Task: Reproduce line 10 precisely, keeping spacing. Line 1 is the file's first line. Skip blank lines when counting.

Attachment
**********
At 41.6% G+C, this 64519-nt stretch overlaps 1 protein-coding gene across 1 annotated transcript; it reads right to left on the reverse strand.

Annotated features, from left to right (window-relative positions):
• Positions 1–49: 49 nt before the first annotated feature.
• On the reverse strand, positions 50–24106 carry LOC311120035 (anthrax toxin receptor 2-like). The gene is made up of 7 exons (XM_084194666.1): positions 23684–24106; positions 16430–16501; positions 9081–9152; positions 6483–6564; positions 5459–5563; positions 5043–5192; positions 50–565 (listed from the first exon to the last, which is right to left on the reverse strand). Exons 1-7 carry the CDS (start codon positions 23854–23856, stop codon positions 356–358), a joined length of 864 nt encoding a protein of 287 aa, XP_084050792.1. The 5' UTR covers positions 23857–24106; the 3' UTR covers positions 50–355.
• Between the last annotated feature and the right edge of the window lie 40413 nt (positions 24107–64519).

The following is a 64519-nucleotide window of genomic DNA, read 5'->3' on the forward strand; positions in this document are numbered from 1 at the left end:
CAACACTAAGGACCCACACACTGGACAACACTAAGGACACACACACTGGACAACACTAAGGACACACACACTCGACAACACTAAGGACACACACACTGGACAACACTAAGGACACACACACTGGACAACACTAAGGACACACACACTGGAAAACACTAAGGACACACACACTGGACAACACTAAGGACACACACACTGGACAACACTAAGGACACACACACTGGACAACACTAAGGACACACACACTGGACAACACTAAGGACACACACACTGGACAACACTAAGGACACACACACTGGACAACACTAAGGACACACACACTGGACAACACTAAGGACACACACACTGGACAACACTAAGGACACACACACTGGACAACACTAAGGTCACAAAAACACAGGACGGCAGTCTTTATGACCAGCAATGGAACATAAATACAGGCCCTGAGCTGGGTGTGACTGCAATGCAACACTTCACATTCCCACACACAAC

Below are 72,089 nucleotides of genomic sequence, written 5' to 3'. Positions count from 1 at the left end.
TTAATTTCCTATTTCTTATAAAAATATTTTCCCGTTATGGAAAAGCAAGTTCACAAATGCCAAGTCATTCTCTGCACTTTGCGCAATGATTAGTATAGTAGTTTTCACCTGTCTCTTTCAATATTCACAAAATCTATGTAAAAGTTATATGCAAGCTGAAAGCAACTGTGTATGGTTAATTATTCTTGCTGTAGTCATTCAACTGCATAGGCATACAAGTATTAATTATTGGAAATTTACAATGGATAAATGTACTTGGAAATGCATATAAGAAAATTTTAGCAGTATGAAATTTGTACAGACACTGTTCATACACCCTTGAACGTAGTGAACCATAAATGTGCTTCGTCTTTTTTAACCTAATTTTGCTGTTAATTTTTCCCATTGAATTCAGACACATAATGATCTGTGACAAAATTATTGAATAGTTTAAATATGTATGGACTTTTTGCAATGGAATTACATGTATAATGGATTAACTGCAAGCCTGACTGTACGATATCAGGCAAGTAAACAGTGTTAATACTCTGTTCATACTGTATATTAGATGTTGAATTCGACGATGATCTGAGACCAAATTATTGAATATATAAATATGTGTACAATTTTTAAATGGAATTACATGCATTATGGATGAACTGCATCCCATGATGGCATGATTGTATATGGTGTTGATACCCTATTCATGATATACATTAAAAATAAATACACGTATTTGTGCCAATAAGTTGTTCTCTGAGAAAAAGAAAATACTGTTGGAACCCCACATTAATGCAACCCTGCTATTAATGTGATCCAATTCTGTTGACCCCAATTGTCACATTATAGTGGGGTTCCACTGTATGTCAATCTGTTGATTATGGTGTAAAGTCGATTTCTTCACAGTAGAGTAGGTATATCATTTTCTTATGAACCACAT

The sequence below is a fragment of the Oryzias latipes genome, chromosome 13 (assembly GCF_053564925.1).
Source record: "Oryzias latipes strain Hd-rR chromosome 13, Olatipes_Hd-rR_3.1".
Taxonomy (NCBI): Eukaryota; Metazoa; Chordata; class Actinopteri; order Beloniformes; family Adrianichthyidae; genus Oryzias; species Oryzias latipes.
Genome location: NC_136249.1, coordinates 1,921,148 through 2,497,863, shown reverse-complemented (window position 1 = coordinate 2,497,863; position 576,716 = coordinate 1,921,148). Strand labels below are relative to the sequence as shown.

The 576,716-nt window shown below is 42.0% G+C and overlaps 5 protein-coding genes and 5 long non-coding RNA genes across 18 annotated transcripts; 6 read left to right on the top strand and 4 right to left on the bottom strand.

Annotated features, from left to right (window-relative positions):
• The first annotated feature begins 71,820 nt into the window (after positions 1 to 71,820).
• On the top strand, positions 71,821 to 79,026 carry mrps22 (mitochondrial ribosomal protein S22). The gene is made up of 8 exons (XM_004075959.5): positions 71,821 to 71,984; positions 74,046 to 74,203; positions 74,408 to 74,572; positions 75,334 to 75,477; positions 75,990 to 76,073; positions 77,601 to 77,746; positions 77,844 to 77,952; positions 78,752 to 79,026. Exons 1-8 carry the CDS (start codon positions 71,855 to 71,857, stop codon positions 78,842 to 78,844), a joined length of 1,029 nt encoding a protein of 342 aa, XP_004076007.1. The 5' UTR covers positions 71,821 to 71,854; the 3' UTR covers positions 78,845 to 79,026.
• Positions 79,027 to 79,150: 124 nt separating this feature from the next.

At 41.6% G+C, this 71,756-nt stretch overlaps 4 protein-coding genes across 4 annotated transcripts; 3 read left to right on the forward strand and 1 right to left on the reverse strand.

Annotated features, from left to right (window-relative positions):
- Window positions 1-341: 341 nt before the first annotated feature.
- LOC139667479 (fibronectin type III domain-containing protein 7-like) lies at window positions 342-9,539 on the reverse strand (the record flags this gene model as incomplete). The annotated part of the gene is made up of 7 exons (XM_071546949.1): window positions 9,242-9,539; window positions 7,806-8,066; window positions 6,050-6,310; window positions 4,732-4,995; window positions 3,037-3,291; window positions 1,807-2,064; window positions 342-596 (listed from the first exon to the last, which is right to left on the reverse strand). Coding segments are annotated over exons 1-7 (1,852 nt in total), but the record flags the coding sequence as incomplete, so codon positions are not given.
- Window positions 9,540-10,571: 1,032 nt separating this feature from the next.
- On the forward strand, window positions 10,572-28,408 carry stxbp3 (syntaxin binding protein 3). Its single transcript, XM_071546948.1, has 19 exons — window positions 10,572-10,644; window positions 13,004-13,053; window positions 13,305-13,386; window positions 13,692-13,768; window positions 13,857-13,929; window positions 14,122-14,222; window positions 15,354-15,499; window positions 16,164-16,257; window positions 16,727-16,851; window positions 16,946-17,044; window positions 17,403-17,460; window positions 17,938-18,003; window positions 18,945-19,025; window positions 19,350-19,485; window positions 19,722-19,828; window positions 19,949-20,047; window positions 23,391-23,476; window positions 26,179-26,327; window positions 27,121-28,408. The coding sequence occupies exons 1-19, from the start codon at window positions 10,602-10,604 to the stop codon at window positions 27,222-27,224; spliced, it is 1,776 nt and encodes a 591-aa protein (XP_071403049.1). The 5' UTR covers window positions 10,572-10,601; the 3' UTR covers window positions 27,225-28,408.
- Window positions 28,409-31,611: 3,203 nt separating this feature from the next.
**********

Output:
The sequence below is a fragment of the Oryzias latipes genome, chromosome 13 (assembly GCF_053564925.1).